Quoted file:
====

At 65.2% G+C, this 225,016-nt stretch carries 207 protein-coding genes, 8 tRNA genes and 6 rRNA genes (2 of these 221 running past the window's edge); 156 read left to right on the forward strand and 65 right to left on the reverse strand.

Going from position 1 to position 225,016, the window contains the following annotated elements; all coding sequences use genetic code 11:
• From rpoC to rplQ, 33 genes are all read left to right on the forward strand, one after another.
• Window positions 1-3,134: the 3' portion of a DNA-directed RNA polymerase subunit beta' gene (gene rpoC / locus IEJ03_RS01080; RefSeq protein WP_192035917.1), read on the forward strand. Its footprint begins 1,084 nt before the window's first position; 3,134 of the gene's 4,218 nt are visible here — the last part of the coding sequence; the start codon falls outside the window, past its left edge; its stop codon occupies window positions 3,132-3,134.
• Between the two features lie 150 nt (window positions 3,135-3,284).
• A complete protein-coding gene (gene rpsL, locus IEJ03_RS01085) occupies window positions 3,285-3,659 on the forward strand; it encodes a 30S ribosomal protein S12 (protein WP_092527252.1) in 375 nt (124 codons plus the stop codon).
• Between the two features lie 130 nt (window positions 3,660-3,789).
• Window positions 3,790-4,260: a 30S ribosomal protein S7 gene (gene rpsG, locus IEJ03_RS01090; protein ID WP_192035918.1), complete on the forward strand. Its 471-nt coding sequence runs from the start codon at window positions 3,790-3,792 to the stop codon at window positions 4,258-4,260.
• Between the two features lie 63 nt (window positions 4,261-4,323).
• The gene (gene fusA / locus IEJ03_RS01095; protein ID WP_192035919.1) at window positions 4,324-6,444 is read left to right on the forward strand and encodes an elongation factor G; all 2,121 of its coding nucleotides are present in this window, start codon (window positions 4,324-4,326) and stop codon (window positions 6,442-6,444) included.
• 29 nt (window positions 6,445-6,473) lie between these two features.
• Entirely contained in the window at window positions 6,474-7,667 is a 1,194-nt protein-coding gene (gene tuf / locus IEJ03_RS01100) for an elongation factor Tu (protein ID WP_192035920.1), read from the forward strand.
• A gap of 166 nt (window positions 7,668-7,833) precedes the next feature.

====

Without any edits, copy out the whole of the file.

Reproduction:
At 65.2% G+C, this 225,016-nt stretch carries 207 protein-coding genes, 8 tRNA genes and 6 rRNA genes (2 of these 221 running past the window's edge); 156 read left to right on the forward strand and 65 right to left on the reverse strand.

Going from position 1 to position 225,016, the window contains the following annotated elements; all coding sequences use genetic code 11:
• From rpoC to rplQ, 33 genes are all read left to right on the forward strand, one after another.
• Window positions 1-3,134: the 3' portion of a DNA-directed RNA polymerase subunit beta' gene (gene rpoC / locus IEJ03_RS01080; RefSeq protein WP_192035917.1), read on the forward strand. Its footprint begins 1,084 nt before the window's first position; 3,134 of the gene's 4,218 nt are visible here — the last part of the coding sequence; the start codon falls outside the window, past its left edge; its stop codon occupies window positions 3,132-3,134.
• Between the two features lie 150 nt (window positions 3,135-3,284).
• A complete protein-coding gene (gene rpsL, locus IEJ03_RS01085) occupies window positions 3,285-3,659 on the forward strand; it encodes a 30S ribosomal protein S12 (protein WP_092527252.1) in 375 nt (124 codons plus the stop codon).
• Between the two features lie 130 nt (window positions 3,660-3,789).
• Window positions 3,790-4,260: a 30S ribosomal protein S7 gene (gene rpsG, locus IEJ03_RS01090; protein ID WP_192035918.1), complete on the forward strand. Its 471-nt coding sequence runs from the start codon at window positions 3,790-3,792 to the stop codon at window positions 4,258-4,260.
• Between the two features lie 63 nt (window positions 4,261-4,323).
• The gene (gene fusA / locus IEJ03_RS01095; protein ID WP_192035919.1) at window positions 4,324-6,444 is read left to right on the forward strand and encodes an elongation factor G; all 2,121 of its coding nucleotides are present in this window, start codon (window positions 4,324-4,326) and stop codon (window positions 6,442-6,444) included.
• 29 nt (window positions 6,445-6,473) lie between these two features.
• Entirely contained in the window at window positions 6,474-7,667 is a 1,194-nt protein-coding gene (gene tuf / locus IEJ03_RS01100) for an elongation factor Tu (protein ID WP_192035920.1), read from the forward strand.
• A gap of 166 nt (window positions 7,668-7,833) precedes the next feature.